As soon as you start saving and investing money, it starts earning money itself.
Those earnings then start earning, too.
That’s the beauty of compound interest. (If I really were a superhero, I’d want compound interest to be my trusty sidekick.)
Time for an example.
Let’s say Gary saves 50% of his pay every month, without fail. That equals an annual saving of £30,000.
Gary could put that into an easy access cash savings account, which right now would earn 0.1% on average in the UK:
After a year, Gary would have made £13.75 extra.
At the end of five years, he would have saved £150,000, with £382 interest on top.
At the end of ten years, he would have saved £300,000, with compounding interest giving him an extra £1,518 on top.
Yikes. Nobody is likely to achieve financial independence ever – let alone early – this way.
Gary could instead put his savings into low-cost global index funds. These have historically earned a real return of around 7% a year.
And at 7% the maths is very different:
At the end of the year, Gary would have made £1,162 extra.
After five years, he would have saved £150,000, with £30,026 on top.
At the end of ten years, Gary would have saved £300,000, with compounding giving him an extra £135,236.
“I am Iron Man”, says Gary with pride.
Even Hawkeye can get in on the action
Sadly, a 7% annual return from the stock market isn’t guaranteed. But there are enough studies and examples to trust that history is on your side if your time horizon is long enough.
The power of the savings rate isn’t discriminatory, either.
If someone earns £200,000/year and their friend earns £50,000/year, but both have a savings rate of 50%, then they will be able to retire around the same time and at the same (relative) standard of living.
There really is no excuse not to get started.
How do I work out my savings rate?
The savings rate maths is easy.
Says Mr Money Mustache:
(Take home pay – spending) / (take home pay) x 100 = savings rate %
Or, more wordily, from The Accumulator:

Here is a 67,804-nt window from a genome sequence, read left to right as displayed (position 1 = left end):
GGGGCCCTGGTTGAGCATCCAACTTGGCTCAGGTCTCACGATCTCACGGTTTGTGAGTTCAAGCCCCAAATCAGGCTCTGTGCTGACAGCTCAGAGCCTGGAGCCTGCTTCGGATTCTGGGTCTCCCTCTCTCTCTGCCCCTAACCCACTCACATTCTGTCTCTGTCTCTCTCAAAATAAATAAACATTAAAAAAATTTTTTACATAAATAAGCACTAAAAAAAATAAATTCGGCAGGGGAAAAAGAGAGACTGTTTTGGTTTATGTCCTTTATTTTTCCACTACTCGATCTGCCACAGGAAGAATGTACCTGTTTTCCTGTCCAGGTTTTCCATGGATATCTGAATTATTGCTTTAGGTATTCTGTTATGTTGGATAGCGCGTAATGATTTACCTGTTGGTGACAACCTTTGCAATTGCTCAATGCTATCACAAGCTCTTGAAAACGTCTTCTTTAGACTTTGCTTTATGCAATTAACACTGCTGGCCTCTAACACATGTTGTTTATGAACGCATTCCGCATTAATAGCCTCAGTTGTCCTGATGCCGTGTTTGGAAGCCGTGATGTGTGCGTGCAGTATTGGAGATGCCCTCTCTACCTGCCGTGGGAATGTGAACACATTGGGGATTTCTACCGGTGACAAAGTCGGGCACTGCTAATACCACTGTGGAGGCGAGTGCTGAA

- Take your annual net income
- Subtract your annual expenses
- Add all your other income streams including rentals and bank interest
- Add pension contributions and employer matches if pensions are a factor in your plan. Gross them up to account for tax relief.
- Don’t add investment income and gains. These are accounted for in your return assumptions.
However I’m too much of a control freak geek to wait a whole year to work out my savings rate…
So I calculate my savings rate monthly and update that figure each month.
I direct a big chunk of my payslip towards the following destinations:
- 10% to cash savings (I’m forever paranoid about my emergency fund)
- £333.33 into a LISA (to ensure I max it out at £4,000 over the year)
- The rest into low-cost index funds in a Vanguard ISA
I first aimed to put away a challenging 50% of my income. But I was fortunate enough to discover I could save even more.
I upped my target to 55%, and then to 60%. As the year came to a close, I found I had an average savings rate of 61%.
And although I’m self-employed, one of my clients pays into a pension for me. This means my effective savings rate is actually even higher!
Track your savings rate
For me, tracking my savings rate has been key. By following my numbers monthly I can see if my percentage goes up or down.
If it’s down, I’m furious with myself.
If it goes up, I want to challenge myself to up it again.
Yeah, I’m rather competitive.
But then again, so is Tony Stark!
But you don’t have to go so big. Find out what is right for you.
Start with 10% or 20%. That’s still so much better than doing nothing – and at the top end far better than average.
If you can save 20% rather than 10% of your income, you could take up to 14 years off your future retirement date.
Now that’s what I call a superpower.